How to Avoid the Pitfalls of Social Isolation for Caregivers

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A woman looking out a window alone - How to avoid the Pitfalls of Social Isolation for Caregivers

As a parent caregiver to a child with chronic brain cancer, I have experienced more than my share of social isolation due to medical circumstances outside of my control.  I know how it feels to be forced to into lockdown and then process that such a drastic precautionary measure is necessary to protect my medically complex child from contagious illnesses that might threaten her health and safety.  It is a scary and stressful situation to be in no matter what the reason.

Mandatory social distancing is uniquely challenging. As a family, you no longer have the freedom to come and go as you please or to exercise discretion over which social interactions hold more benefit than danger. The social opportunities you rely on for respite and restoration are denied to you while, at the same time, you are acutely aware that they continue on in your absence.

Missed experiences and prolonged isolation can result in feelings of deep loss, sadness, and resentment. Under such extreme circumstances, it is normal to want to put your head down and just do what it takes to endure. However, giving in to this temptation can cause you to make choices that undermine your own well-being and limit your ability to effectively care for your family.

Below, are several examples of how mandatory social distancing can negatively affect the well-being of parent caregivers and the proactive steps you can take to avoid the pitfalls of social isolation.


Feeling Like You Are Not Enough:

More than anything else, you need to know that you are equipped to handle any challenge this situation throws at you. You know your family better than anyone. Trust your gut, and yourself, enough to be confident in the decisions you make for them, under these circumstances. 

People like to have opinions and they like to share them, whether they are invited to or not.  Don’t let anyone else tell you that your instincts are wrong or that your motivations are selfish or irrational.


Feeling Like You Need to do All of the Things:

When you are confined to your house, with your whole family, you may be feeling the pressure to take care of all the things. The demands on your time and resources are never ending and, when you can’t leave the house, they are staring you down all the time. 

Know that it is OK to just do the best you can, right now. Your best is all you, or anyone else, can expect.  It is OK to just meet your child(ren)’s basic needs. They do not need elaborate family dinners or constant engagement, with you.  You do not need to purge your household in a massive fit of deep cleaning.  It is OK to just keep your home livable, right now.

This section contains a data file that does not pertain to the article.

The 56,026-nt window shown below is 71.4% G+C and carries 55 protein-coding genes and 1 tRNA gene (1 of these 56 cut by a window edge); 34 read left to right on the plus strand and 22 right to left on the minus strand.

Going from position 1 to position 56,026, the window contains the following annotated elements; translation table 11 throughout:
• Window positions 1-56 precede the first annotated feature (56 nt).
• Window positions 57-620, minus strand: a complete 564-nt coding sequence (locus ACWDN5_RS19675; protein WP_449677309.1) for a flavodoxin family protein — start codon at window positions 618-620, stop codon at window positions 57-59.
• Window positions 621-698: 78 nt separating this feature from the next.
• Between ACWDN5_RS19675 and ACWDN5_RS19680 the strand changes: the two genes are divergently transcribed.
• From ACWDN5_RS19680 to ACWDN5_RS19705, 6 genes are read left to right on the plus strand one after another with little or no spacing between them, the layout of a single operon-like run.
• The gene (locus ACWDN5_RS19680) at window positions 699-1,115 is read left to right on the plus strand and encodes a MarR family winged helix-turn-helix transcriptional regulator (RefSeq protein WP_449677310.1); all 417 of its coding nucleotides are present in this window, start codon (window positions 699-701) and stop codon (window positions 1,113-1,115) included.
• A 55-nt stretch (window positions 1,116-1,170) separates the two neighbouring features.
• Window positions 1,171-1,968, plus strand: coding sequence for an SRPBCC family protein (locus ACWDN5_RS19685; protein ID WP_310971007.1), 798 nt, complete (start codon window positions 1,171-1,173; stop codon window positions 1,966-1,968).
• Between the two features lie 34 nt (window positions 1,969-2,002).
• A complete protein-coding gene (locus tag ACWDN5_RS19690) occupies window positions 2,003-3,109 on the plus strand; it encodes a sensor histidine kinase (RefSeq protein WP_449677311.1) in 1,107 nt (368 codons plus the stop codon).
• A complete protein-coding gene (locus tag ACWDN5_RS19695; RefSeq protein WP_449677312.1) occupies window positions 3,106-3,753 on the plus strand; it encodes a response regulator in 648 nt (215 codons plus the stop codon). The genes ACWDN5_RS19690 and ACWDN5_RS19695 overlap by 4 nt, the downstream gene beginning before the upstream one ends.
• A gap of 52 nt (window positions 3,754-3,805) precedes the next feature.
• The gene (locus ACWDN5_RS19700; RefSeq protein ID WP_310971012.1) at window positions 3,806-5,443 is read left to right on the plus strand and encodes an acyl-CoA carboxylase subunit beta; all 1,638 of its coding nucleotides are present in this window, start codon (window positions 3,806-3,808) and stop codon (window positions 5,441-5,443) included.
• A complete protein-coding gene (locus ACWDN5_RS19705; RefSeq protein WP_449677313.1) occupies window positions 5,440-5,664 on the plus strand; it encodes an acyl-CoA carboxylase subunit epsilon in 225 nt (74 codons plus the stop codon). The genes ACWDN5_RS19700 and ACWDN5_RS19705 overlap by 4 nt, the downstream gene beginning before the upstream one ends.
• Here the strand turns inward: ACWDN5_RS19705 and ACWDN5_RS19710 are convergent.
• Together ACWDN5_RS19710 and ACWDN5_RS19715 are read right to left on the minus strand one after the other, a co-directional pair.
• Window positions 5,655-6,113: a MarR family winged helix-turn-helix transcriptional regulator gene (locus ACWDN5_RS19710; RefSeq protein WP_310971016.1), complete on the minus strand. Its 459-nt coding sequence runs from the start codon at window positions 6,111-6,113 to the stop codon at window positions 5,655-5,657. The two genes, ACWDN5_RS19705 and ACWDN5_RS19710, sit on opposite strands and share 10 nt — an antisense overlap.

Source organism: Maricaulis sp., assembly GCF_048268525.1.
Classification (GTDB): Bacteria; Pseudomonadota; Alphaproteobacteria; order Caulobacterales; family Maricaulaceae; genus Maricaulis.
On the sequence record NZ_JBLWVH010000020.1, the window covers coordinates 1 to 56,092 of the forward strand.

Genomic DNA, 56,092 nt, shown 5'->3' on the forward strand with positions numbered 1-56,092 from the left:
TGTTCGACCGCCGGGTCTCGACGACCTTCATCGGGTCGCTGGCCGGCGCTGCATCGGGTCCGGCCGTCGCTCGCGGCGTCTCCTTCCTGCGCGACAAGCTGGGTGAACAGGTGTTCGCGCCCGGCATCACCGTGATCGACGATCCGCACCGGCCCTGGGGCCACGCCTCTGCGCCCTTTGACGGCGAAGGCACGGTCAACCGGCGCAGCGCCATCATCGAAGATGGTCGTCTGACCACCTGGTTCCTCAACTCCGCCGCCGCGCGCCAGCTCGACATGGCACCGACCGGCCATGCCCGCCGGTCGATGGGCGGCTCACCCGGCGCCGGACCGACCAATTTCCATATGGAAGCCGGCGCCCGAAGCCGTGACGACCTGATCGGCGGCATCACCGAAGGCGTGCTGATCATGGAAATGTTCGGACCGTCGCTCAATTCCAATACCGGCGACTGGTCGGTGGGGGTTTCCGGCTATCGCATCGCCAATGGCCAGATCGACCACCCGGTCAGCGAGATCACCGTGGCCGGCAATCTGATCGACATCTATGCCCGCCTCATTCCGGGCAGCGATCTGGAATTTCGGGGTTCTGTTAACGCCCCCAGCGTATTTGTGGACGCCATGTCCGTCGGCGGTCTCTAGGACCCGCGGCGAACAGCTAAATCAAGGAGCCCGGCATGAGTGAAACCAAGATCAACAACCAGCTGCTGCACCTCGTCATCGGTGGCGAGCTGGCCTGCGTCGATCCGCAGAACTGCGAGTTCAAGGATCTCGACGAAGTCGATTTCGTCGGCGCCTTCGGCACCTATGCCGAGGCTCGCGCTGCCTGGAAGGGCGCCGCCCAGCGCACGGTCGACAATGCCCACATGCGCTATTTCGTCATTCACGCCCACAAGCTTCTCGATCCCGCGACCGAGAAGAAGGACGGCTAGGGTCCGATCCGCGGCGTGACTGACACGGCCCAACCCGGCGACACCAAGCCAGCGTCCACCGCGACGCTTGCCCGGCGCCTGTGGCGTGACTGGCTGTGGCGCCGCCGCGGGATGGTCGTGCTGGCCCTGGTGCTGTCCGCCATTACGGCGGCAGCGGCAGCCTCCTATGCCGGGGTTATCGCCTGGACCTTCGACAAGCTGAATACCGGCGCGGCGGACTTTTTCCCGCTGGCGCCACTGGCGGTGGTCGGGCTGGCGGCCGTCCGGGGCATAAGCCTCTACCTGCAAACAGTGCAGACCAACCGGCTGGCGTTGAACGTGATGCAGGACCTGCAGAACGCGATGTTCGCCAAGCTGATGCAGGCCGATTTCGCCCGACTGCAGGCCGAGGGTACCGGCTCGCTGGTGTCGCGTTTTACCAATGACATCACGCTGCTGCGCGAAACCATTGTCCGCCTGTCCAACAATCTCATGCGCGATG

The trouble with trying to do it all, is that you are not able to give your best to any one thing. As a result, you end up putting in a lot of effort without making progress in anything.  Choose one or two areas to prioritize, during this time of social isolation, and let all of the other expectations fall away. Giving yourself grace to only do what is most important, will go a long way in allowing you to avoid the pitfalls of social isolation.


Not Prioritizing Rest:

The extreme circumstance of social isolation takes its toll. You may be working physically harder as you meet the demands of caring for your family and keeping your kids occupied and safe. At the same time, necessary social distancing makes it is harder, if not impossible, to reach out to others for support.  

Social isolation may require that you take on new roles, for your child’s care, that you usually depend on professionals to meet.  You might be faced with important decisions that are significant and draining. The stress and anxiety you are feeling has significant effects on your physical endurance as well. 

Always, listen to your body. If you are feeling tired and rundown it is OK to take the time you need to rest and restore your energy.  Do not feel guilty about sleeping a little longer or taking a nap when you need it. You will feel better if you maintain a consistent bedtime and wake time and make sure to allow yourself enough sleep per night to adequately recharge.


Emotional Eating:

When you are not on your regular schedule and confined to your home, it can be very tempting to eat whenever you feel like it and to grab what is convenient, not necessarily what is good for you. 

It is also very common to use comfort foods to sooth your anxieties and provide temporary relief.  It can be tempting to drown your fears and worries in the nearest sugary treat or alcoholic beverage.  Neither are solutions that will serve you well in the long run.

It is important to keep track of what you are eating and how often.  This helps to avoid the pitfalls that come from over eating out of boredom and stress. You don’t need to write down everything you eat. You just need to have a general idea of how often you’re eating, and whether you are actually hungry when you do. Also, pay attention to whether you are maintaining a balanced diet.  It’s OK to have a treat here or there but if most of what you are eating is junk food, you are going to regret it later.  Being mindful of what is going into your body, and when, will help you make better choices.


Avoiding Physical Activity:

When you are hunkered down in social isolation, it is so easy to fall back on the easy distractions of screen time. Social media, movies, and video games are all great ways to pass the time when you are homebound. However, they also make it very easy to look up and find you haven’t moved off the couch for several hours at a time. 

Physical activity is a great way to avoid the pitfalls of social isolation. Exercise relieves stress and anxiety, two huge side effects of isolation.  It also helps to promote energy, productivity, and mental clarity while also promoting restful sleep. There are so many positive benefits of physical activity, and yet it is such a challenge for most of us to make it a part of our everyday routine. 

Think about physical activities that you enjoy and can be done while at home, or near home. Be creative. Exercise does not have to fall into the traditional fitness routine. Walking the dog, gardening, yard games and deep cleaning are all activities that provide physical exercise.  When you are limited in your flexibility and mobility, it is best to focus on what you can do rather than what you can’t. Every little bit helps. Do what you can!


Spending Too Much Time Inside:

Social isolation does not have to mean that you have to stay indoors. Under some circumstances this may be true but, generally speaking, even someone who is hindered by a complex condition will benefit greatly from natural light and fresh air.